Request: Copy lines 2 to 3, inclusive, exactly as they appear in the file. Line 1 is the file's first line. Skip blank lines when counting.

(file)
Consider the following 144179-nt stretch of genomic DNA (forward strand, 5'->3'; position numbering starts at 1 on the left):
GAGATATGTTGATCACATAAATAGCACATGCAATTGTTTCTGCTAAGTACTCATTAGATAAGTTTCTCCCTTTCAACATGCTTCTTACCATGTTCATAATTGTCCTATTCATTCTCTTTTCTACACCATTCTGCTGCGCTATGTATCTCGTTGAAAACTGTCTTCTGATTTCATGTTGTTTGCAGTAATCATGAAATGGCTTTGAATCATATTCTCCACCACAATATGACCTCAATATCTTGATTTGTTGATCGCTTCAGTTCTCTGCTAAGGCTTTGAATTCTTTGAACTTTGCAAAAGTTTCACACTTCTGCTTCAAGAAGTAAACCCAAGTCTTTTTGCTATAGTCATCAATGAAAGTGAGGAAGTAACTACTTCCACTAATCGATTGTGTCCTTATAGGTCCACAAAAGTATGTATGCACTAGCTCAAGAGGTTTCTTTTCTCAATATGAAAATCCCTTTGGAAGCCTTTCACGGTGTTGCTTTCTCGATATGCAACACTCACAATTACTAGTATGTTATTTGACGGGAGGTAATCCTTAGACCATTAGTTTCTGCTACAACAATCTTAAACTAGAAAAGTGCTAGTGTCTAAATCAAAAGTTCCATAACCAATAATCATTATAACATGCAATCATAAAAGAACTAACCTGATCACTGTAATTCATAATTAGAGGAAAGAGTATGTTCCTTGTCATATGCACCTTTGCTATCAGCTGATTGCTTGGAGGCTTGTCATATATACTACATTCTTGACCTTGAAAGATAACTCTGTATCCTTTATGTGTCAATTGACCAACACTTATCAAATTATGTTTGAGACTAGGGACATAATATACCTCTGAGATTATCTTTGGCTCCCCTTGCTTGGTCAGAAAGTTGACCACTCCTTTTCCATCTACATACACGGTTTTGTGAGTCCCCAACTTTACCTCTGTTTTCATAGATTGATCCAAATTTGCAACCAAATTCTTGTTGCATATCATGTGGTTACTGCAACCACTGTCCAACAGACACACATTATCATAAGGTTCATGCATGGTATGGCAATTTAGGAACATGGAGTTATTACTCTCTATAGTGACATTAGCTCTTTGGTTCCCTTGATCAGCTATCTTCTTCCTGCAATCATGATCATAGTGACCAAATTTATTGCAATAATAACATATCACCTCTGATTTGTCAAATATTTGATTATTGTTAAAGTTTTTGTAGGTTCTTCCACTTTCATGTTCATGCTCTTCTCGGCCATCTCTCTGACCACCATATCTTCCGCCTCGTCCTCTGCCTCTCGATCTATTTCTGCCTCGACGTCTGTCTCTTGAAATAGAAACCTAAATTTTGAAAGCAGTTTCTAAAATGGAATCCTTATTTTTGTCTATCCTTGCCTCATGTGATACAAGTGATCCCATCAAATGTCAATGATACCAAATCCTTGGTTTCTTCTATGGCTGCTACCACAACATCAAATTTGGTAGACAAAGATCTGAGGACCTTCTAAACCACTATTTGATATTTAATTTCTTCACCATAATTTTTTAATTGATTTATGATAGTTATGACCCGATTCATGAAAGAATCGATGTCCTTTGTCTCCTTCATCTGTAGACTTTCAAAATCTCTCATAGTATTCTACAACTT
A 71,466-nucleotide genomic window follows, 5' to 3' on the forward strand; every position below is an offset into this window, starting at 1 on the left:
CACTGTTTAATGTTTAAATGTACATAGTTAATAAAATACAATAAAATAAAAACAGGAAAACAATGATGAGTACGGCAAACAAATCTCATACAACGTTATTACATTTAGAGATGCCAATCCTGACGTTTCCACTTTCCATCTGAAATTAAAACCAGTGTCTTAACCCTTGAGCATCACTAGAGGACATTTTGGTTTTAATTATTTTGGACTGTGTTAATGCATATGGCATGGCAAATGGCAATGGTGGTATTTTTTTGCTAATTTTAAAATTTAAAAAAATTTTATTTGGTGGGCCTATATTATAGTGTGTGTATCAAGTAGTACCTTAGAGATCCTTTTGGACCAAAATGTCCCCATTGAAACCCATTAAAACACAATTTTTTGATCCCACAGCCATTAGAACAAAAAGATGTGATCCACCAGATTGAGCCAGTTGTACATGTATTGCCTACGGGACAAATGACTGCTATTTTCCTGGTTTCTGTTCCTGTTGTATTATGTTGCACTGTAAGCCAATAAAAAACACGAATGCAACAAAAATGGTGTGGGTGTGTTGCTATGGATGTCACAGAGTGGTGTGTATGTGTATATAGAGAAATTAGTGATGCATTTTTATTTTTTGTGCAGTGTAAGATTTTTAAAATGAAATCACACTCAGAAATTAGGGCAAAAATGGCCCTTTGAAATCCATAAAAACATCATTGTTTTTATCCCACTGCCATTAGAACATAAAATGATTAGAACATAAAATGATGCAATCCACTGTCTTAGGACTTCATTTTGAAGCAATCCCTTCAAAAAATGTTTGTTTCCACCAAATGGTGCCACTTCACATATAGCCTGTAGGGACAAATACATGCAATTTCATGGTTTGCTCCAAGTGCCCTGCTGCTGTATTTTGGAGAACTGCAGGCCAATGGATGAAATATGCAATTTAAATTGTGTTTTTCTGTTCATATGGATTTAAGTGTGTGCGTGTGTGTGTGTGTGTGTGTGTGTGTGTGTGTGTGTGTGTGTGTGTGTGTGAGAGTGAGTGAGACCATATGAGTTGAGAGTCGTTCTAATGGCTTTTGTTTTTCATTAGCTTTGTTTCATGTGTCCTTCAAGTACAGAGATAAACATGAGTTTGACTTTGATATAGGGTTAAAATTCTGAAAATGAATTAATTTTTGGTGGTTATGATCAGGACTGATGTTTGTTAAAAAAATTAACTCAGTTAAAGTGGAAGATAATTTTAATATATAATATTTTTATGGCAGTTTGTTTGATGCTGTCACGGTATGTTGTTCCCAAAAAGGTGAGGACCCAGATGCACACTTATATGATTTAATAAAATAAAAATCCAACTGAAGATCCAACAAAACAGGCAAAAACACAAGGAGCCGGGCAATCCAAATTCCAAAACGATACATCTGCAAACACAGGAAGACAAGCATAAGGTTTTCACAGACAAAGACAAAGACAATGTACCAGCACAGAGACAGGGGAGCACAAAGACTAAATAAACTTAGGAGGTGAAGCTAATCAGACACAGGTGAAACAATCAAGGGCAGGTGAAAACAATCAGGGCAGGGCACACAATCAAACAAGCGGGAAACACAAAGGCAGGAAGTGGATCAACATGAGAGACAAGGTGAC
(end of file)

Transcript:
GAGATATGTTGATCACATAAATAGCACATGCAATTGTTTCTGCTAAGTACTCATTAGATAAGTTTCTCCCTTTCAACATGCTTCTTACCATGTTCATAATTGTCCTATTCATTCTCTTTTCTACACCATTCTGCTGCGCTATGTATCTCGTTGAAAACTGTCTTCTGATTTCATGTTGTTTGCAGTAATCATGAAATGGCTTTGAATCATATTCTCCACCACAATATGACCTCAATATCTTGATTTGTTGATCGCTTCAGTTCTCTGCTAAGGCTTTGAATTCTTTGAACTTTGCAAAAGTTTCACACTTCTGCTTCAAGAAGTAAACCCAAGTCTTTTTGCTATAGTCATCAATGAAAGTGAGGAAGTAACTACTTCCACTAATCGATTGTGTCCTTATAGGTCCACAAAAGTATGTATGCACTAGCTCAAGAGGTTTCTTTTCTCAATATGAAAATCCCTTTGGAAGCCTTTCACGGTGTTGCTTTCTCGATATGCAACACTCACAATTACTAGTATGTTATTTGACGGGAGGTAATCCTTAGACCATTAGTTTCTGCTACAACAATCTTAAACTAGAAAAGTGCTAGTGTCTAAATCAAAAGTTCCATAACCAATAATCATTATAACATGCAATCATAAAAGAACTAACCTGATCACTGTAATTCATAATTAGAGGAAAGAGTATGTTCCTTGTCATATGCACCTTTGCTATCAGCTGATTGCTTGGAGGCTTGTCATATATACTACATTCTTGACCTTGAAAGATAACTCTGTATCCTTTATGTGTCAATTGACCAACACTTATCAAATTATGTTTGAGACTAGGGACATAATATACCTCTGAGATTATCTTTGGCTCCCCTTGCTTGGTCAGAAAGTTGACCACTCCTTTTCCATCTACATACACGGTTTTGTGAGTCCCCAACTTTACCTCTGTTTTCATAGATTGATCCAAATTTGCAACCAAATTCTTGTTGCATATCATGTGGTTACTGCAACCACTGTCCAACAGACACACATTATCATAAGGTTCATGCATGGTATGGCAATTTAGGAACATGGAGTTATTACTCTCTATAGTGACATTAGCTCTTTGGTTCCCTTGATCAGCTATCTTCTTCCTGCAATCATGATCATAGTGACCAAATTTATTGCAATAATAACATATCACCTCTGATTTGTCAAATATTTGATTATTGTTAAAGTTTTTGTAGGTTCTTCCACTTTCATGTTCATGCTCTTCTCGGCCATCTCTCTGACCACCATATCTTCCGCCTCGTCCTCTGCCTCTCGATCTATTTCTGCCTCGACGTCTGTCTCTTGAAATAGAAACCTAAATTTTGAAAGCAGTTTCTAAAATGGAATCCTTATTTTTGTCTATCCTTGCCTCATGTGATACAAGTGATCCCATCAAATGTCAATGATACCAAATCCTTGGTTTCTTCTATGGCTGCTACCACAACATCAAATTTGGTAGACAAAGATCTGAGGACCTTCTAAACCACTATTTGATATTTAATTTCTTCACCATAATTTTTTAATTGATTTATGATAGTTATGACCCGATTCATGAAAGAATCGATGTCCTTTGTCTCCTTCATCTGTAGACTTTCAAAATCTCTCATAGTATTCTACAACTT
A 71,466-nucleotide genomic window follows, 5' to 3' on the forward strand; every position below is an offset into this window, starting at 1 on the left: